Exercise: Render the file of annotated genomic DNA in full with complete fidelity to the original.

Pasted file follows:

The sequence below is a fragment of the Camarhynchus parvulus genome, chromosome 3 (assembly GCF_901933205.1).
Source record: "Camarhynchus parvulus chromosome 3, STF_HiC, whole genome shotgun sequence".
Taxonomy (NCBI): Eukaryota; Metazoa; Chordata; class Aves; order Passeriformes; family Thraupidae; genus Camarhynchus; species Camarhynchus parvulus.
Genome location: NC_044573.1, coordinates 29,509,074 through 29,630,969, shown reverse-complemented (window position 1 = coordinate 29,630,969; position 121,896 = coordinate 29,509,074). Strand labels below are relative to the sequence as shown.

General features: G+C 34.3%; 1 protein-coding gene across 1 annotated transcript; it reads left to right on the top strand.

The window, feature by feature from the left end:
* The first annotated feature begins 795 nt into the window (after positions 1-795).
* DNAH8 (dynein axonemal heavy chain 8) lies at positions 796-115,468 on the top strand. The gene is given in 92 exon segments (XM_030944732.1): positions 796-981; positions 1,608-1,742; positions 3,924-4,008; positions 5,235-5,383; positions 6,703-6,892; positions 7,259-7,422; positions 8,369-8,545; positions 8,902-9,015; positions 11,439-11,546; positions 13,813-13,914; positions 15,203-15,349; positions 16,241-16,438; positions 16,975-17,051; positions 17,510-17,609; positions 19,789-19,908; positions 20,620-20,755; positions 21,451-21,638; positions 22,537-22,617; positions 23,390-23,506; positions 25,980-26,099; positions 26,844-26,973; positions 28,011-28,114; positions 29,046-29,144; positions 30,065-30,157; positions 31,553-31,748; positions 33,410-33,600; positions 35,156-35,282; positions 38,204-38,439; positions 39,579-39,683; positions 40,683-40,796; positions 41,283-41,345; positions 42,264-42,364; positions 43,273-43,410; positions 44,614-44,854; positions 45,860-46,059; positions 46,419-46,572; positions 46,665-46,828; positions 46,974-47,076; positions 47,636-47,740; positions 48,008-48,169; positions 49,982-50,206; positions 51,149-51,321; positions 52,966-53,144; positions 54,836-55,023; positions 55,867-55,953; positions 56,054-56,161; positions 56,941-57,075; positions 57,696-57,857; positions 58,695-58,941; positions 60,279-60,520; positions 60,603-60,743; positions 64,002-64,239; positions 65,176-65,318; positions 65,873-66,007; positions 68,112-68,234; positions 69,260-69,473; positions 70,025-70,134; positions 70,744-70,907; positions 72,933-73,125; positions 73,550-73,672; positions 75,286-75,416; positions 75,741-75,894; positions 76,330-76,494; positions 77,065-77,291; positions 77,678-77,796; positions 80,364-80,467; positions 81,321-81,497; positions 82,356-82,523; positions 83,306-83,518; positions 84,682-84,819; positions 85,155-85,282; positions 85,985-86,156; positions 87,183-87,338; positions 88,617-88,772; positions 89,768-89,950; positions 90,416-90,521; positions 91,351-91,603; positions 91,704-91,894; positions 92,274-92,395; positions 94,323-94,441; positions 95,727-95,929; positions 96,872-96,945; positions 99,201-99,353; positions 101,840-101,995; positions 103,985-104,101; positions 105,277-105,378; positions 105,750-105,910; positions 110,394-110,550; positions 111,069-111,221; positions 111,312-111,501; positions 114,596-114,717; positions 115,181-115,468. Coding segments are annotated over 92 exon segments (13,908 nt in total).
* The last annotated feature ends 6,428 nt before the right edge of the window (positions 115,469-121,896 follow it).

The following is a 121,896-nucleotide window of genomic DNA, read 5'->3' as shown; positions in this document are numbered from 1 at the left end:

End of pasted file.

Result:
The sequence below is a fragment of the Camarhynchus parvulus genome, chromosome 3 (assembly GCF_901933205.1).
Source record: "Camarhynchus parvulus chromosome 3, STF_HiC, whole genome shotgun sequence".
Taxonomy (NCBI): Eukaryota; Metazoa; Chordata; class Aves; order Passeriformes; family Thraupidae; genus Camarhynchus; species Camarhynchus parvulus.
Genome location: NC_044573.1, coordinates 29,509,074 through 29,630,969, shown reverse-complemented (window position 1 = coordinate 29,630,969; position 121,896 = coordinate 29,509,074). Strand labels below are relative to the sequence as shown.

General features: G+C 34.3%; 1 protein-coding gene across 1 annotated transcript; it reads left to right on the top strand.

The window, feature by feature from the left end:
* The first annotated feature begins 795 nt into the window (after positions 1-795).
* DNAH8 (dynein axonemal heavy chain 8) lies at positions 796-115,468 on the top strand. The gene is given in 92 exon segments (XM_030944732.1): positions 796-981; positions 1,608-1,742; positions 3,924-4,008; positions 5,235-5,383; positions 6,703-6,892; positions 7,259-7,422; positions 8,369-8,545; positions 8,902-9,015; positions 11,439-11,546; positions 13,813-13,914; positions 15,203-15,349; positions 16,241-16,438; positions 16,975-17,051; positions 17,510-17,609; positions 19,789-19,908; positions 20,620-20,755; positions 21,451-21,638; positions 22,537-22,617; positions 23,390-23,506; positions 25,980-26,099; positions 26,844-26,973; positions 28,011-28,114; positions 29,046-29,144; positions 30,065-30,157; positions 31,553-31,748; positions 33,410-33,600; positions 35,156-35,282; positions 38,204-38,439; positions 39,579-39,683; positions 40,683-40,796; positions 41,283-41,345; positions 42,264-42,364; positions 43,273-43,410; positions 44,614-44,854; positions 45,860-46,059; positions 46,419-46,572; positions 46,665-46,828; positions 46,974-47,076; positions 47,636-47,740; positions 48,008-48,169; positions 49,982-50,206; positions 51,149-51,321; positions 52,966-53,144; positions 54,836-55,023; positions 55,867-55,953; positions 56,054-56,161; positions 56,941-57,075; positions 57,696-57,857; positions 58,695-58,941; positions 60,279-60,520; positions 60,603-60,743; positions 64,002-64,239; positions 65,176-65,318; positions 65,873-66,007; positions 68,112-68,234; positions 69,260-69,473; positions 70,025-70,134; positions 70,744-70,907; positions 72,933-73,125; positions 73,550-73,672; positions 75,286-75,416; positions 75,741-75,894; positions 76,330-76,494; positions 77,065-77,291; positions 77,678-77,796; positions 80,364-80,467; positions 81,321-81,497; positions 82,356-82,523; positions 83,306-83,518; positions 84,682-84,819; positions 85,155-85,282; positions 85,985-86,156; positions 87,183-87,338; positions 88,617-88,772; positions 89,768-89,950; positions 90,416-90,521; positions 91,351-91,603; positions 91,704-91,894; positions 92,274-92,395; positions 94,323-94,441; positions 95,727-95,929; positions 96,872-96,945; positions 99,201-99,353; positions 101,840-101,995; positions 103,985-104,101; positions 105,277-105,378; positions 105,750-105,910; positions 110,394-110,550; positions 111,069-111,221; positions 111,312-111,501; positions 114,596-114,717; positions 115,181-115,468. Coding segments are annotated over 92 exon segments (13,908 nt in total).
* The last annotated feature ends 6,428 nt before the right edge of the window (positions 115,469-121,896 follow it).

The following is a 121,896-nucleotide window of genomic DNA, read 5'->3' as shown; positions in this document are numbered from 1 at the left end: